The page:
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University Library, University of Illinois at Urbana-Champaign

U.S. Cultural History since 1968

This course examines the history of the United States in the decades following the social upheavals of the late 1960s, through the lens of popular culture.

Library Catalogs

What is a Library Catalog?

When researching in a library, especially a research library, its catalog is probably the most important tool you will use, and one with which you should familiarize yourself as quickly as possible. Even if you think you have never used the Library Catalog here, you probably have and just do not realize it, since "Easy Search", the Library's federated search engine, sends all queries to the Library Catalog along with several other online research tools.

A library catalog is a database of records that identify and describe resources owned by the library. Most of these records describe published resources like books. Use the catalog to find both print sources and digitized sources in the Library's collections.

Many research libraries today will dress their catalogs up with fancy interfaces, making the catalogs appear to have far greater functionality than they actually do. You will be a much better user of library catalogs if you understand the purpose and functions of library catalogs, which are in fact very basic:

  1. The catalog should be an efficient instrument for ascertaining:
    • Whether the library owns a particular work specified by its title;
    • Whether the library owns a particular work specified by its author;
    • Which works by a particular author are in the library;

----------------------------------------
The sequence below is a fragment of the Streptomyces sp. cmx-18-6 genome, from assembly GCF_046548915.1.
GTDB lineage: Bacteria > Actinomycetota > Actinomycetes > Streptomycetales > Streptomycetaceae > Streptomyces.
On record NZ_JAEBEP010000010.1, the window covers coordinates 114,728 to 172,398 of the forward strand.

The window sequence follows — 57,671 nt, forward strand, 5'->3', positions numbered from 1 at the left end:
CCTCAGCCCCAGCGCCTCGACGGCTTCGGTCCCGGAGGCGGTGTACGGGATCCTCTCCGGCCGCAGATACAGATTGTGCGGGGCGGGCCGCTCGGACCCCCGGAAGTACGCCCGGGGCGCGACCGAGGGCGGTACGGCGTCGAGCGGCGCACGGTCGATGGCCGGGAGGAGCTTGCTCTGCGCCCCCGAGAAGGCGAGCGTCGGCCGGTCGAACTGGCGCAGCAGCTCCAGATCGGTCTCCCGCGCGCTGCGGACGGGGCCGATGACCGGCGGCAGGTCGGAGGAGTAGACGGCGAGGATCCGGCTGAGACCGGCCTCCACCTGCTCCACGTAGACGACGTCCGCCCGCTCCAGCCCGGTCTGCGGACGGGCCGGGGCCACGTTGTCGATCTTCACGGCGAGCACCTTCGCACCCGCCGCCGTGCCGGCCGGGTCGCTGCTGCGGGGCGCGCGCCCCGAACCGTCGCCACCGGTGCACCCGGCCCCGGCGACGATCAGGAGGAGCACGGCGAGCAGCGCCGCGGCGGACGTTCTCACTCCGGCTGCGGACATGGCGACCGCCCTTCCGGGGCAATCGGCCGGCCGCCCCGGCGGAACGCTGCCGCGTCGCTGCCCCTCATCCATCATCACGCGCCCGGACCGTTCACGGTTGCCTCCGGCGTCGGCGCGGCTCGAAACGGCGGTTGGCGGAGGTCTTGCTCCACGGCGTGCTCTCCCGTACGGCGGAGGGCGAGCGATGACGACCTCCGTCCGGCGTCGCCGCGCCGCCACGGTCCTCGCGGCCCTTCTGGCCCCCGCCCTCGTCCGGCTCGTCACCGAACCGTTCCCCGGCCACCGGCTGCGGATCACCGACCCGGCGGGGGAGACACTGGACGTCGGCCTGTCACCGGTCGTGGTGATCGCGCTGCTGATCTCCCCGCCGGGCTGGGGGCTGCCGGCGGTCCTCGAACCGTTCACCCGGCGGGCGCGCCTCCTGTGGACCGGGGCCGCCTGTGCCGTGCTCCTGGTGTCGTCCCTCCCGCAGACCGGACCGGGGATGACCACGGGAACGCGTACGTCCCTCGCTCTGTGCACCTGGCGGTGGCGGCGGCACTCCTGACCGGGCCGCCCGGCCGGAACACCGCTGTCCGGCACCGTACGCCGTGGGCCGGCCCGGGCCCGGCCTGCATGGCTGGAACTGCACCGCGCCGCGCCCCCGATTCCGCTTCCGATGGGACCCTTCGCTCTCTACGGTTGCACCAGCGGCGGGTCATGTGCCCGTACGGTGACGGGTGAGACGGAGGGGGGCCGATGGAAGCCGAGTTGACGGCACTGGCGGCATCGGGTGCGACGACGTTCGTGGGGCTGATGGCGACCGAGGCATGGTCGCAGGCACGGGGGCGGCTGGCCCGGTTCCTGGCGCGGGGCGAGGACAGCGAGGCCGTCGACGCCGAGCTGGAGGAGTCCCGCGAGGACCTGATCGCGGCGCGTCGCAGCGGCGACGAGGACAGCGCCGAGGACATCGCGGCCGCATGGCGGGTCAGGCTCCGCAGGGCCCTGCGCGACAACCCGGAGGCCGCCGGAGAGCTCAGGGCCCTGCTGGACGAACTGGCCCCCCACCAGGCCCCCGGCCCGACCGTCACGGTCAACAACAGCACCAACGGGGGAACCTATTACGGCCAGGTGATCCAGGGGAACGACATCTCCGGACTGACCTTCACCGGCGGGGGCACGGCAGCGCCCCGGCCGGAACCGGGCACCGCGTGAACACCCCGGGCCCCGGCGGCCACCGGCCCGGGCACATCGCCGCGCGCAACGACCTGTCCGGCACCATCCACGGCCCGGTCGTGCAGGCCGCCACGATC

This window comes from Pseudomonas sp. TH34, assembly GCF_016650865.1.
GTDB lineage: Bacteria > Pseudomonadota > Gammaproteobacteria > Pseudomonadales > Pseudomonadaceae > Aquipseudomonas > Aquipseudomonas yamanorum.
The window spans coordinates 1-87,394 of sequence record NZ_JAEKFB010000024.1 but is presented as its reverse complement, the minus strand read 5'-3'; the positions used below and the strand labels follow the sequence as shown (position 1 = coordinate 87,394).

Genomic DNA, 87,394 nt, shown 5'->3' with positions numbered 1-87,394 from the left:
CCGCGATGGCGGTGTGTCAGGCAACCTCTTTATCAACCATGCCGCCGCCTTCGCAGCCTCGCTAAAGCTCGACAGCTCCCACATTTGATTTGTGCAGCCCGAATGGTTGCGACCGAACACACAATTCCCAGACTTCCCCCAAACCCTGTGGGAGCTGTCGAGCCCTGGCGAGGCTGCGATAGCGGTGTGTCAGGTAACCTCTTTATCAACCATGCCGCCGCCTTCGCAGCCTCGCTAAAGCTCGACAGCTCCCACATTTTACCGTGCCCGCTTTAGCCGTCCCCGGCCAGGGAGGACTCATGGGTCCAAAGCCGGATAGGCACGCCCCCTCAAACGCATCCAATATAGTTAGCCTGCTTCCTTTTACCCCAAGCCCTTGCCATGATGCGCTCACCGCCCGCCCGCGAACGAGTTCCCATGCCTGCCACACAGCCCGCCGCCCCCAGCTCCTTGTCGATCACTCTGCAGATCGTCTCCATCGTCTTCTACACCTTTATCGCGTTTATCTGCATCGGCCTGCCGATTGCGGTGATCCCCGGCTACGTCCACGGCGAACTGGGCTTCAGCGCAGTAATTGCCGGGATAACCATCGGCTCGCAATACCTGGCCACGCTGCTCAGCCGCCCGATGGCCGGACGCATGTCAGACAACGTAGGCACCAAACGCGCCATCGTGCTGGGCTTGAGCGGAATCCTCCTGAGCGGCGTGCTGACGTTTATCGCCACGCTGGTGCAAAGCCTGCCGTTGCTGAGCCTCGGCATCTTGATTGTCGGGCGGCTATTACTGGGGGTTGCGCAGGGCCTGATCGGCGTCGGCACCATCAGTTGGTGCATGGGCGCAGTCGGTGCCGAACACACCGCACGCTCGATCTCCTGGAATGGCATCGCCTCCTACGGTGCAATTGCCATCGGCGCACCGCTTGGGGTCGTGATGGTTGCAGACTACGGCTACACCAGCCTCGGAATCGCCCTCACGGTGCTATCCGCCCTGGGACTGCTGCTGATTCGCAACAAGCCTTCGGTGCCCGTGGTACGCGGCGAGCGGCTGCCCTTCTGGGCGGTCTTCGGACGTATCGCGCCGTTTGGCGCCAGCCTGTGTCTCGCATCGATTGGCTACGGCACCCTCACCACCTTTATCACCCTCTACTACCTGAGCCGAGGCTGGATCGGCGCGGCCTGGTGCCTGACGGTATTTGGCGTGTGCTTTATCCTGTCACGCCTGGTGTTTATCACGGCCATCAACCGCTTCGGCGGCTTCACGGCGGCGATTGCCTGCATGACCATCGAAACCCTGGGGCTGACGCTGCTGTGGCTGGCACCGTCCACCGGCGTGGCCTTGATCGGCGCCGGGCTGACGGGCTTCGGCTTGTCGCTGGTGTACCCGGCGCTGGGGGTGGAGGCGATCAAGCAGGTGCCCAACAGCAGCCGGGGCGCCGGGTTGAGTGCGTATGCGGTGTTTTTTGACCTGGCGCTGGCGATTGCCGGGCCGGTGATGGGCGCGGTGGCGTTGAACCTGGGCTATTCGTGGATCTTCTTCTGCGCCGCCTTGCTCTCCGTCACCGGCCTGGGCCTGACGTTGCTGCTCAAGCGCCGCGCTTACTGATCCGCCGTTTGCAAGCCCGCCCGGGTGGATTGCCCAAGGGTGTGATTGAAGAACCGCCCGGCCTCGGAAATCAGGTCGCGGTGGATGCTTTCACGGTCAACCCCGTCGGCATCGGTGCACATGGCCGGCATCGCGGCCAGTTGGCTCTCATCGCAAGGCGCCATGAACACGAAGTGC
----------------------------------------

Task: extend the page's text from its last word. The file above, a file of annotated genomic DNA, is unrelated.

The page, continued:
• Which editions of a particular work are in the library.1
  2. The catalog should collocate records for works on a common subject under a single, standardized heading.

Digitization of library catalogs has made it possible to perform keyword searches on the records in the catalog. Aside from this innovation, and a few other conveniences, the library catalogs of today are essentially identical (in function) to library catalogs created a hundred years ago.

If you can't find your book in our Library Catalog, you should next check to see if it's available from an I-Share Library. To search all I-Share Libraries, switch to "Advanced Search" in our library's catalog, and select the "All I-Share Libraries" radio button.

After you have explored the books available to you here at the University of Illinois, and also at other I-Share libraries, you will want to expand your search using WorldCat:

If you find a book in WorldCat that you would like to use for your research, you can request it through Interlibrary Loan:

Why Bother with Subject Headings?

Why bother with subject headings in the online catalog when you can do keyword searching?

It’s true that you can find sources on a topic by doing keyword searches. But if you limit yourself to keyword searching, you are likely to miss important material on your topic that uses other terms. If you only need two or three books, you can probably find what you need by doing keyword searches, but if you are doing historical research, you can’t afford to miss critical material on your topic. For a comprehensive subject search, search with subject headings as well as keywords.

A good way to identify subject headings for a topic is to do a keyword search in the online catalog using terms you think describe the topic and try to identify a few relevant books. Look at the full record for those books to see what subject headings were used, then do another search on those headings.

As a rule of thumb, use fairly broad headings, as well as the specific ones that describe your topic, in order to make sure you haven't inadvertently eliminated relevant material that is contained within works of larger scope. Most likely you will find multiple headings to describe your topic, and you should use all of them. You can narrow your search in the online catalog by combining subject headings (as a phrase) with keywords, using the “Advanced Search” option.

Example Subject Headings

  • Advertising --Brand name products.
  • African American women --Illinois --Political activity.
  • African Americans --Civil rights --Illinois --Chicago --History.
  • African Americans --Illinois --Chicago.
  • AIDS (Disease) in art.
  • AIDS (Disease) in art --Exhibitions.
  • AIDS (Disease) in art --Periodicals.
  • AIDS (Disease) in literature.
  • AIDS (Disease) in mass media.
  • AIDS (Disease) in mass media --Case studies.